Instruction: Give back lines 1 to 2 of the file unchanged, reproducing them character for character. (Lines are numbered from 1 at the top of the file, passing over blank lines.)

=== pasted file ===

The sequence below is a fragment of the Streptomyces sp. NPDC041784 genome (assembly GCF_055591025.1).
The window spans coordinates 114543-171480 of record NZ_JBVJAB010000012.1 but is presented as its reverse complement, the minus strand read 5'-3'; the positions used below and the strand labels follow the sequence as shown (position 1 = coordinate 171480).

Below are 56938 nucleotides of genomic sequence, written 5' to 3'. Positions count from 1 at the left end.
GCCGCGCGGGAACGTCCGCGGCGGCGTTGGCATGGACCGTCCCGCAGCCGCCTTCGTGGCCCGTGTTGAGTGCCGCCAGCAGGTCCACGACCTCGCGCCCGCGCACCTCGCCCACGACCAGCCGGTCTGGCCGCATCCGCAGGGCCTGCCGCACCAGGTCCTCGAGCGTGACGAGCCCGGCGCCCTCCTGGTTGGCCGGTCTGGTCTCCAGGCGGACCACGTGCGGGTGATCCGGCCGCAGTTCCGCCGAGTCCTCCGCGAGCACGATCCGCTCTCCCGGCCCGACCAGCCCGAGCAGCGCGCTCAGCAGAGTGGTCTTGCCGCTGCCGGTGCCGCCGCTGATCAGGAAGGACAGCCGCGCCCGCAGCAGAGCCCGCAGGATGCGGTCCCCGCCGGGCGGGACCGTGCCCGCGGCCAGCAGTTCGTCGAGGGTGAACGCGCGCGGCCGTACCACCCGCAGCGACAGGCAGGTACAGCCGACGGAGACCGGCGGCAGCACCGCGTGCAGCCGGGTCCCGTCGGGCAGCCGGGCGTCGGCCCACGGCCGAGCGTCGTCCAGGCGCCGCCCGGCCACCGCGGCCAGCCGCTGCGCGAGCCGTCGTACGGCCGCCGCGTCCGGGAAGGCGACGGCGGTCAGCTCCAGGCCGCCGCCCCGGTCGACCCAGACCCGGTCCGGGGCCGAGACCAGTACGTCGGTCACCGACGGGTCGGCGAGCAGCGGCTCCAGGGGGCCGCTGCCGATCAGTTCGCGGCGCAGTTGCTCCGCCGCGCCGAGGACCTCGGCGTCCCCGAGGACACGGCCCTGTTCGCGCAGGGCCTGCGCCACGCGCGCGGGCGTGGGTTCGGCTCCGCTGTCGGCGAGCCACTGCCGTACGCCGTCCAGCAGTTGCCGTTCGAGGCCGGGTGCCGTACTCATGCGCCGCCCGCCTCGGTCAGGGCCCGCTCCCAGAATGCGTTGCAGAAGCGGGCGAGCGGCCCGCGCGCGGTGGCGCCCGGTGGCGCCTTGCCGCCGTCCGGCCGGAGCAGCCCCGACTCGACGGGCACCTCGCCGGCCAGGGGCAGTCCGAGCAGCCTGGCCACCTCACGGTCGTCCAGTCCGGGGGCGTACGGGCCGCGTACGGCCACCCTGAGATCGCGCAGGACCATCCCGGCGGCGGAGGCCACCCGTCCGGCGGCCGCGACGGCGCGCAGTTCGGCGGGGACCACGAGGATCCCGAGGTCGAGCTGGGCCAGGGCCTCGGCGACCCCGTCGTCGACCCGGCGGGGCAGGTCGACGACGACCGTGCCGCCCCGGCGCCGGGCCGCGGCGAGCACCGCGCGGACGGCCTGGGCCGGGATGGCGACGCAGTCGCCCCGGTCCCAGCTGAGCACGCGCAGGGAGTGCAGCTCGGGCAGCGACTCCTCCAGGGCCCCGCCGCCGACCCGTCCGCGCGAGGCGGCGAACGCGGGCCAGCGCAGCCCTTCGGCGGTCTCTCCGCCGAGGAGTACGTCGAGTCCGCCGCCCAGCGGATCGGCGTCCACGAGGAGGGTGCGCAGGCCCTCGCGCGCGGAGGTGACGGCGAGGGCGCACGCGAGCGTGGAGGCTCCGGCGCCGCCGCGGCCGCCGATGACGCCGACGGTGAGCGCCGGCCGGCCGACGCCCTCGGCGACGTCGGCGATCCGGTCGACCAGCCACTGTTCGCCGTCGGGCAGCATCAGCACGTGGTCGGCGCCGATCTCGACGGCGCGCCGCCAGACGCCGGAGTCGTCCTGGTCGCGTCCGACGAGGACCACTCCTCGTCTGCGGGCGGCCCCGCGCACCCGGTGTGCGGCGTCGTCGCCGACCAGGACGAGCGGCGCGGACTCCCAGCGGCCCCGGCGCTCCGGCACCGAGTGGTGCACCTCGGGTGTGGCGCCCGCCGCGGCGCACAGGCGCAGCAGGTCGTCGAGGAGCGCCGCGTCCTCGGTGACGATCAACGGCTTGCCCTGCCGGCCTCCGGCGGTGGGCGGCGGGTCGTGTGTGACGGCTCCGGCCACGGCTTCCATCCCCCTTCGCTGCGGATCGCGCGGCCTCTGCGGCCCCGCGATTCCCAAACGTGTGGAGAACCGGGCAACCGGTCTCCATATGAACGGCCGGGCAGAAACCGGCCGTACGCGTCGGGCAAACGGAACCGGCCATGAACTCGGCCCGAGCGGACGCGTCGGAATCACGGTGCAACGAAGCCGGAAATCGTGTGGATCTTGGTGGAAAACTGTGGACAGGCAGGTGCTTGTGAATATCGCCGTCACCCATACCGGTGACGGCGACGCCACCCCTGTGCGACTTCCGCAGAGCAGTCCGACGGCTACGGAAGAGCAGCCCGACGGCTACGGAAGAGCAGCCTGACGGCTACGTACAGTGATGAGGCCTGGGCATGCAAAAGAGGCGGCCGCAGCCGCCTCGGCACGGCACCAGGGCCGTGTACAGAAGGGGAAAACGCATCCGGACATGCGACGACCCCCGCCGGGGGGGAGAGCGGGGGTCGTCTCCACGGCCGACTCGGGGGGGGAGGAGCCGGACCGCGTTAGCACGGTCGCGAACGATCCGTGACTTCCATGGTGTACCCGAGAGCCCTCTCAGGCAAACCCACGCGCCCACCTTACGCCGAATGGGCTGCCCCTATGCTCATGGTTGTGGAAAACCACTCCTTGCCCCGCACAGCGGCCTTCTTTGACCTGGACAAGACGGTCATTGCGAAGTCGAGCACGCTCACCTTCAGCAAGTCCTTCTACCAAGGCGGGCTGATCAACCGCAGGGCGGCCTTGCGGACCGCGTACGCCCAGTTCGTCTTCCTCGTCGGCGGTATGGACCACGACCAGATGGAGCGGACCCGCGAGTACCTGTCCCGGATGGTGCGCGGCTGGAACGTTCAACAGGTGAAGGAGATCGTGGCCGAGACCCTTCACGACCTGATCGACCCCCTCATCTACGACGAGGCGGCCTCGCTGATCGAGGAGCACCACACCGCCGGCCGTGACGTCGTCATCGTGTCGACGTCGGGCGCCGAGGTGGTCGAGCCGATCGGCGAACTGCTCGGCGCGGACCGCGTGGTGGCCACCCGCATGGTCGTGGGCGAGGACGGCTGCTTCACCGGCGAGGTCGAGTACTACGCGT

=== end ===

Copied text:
The sequence below is a fragment of the Streptomyces sp. NPDC041784 genome (assembly GCF_055591025.1).
The window spans coordinates 114543-171480 of record NZ_JBVJAB010000012.1 but is presented as its reverse complement, the minus strand read 5'-3'; the positions used below and the strand labels follow the sequence as shown (position 1 = coordinate 171480).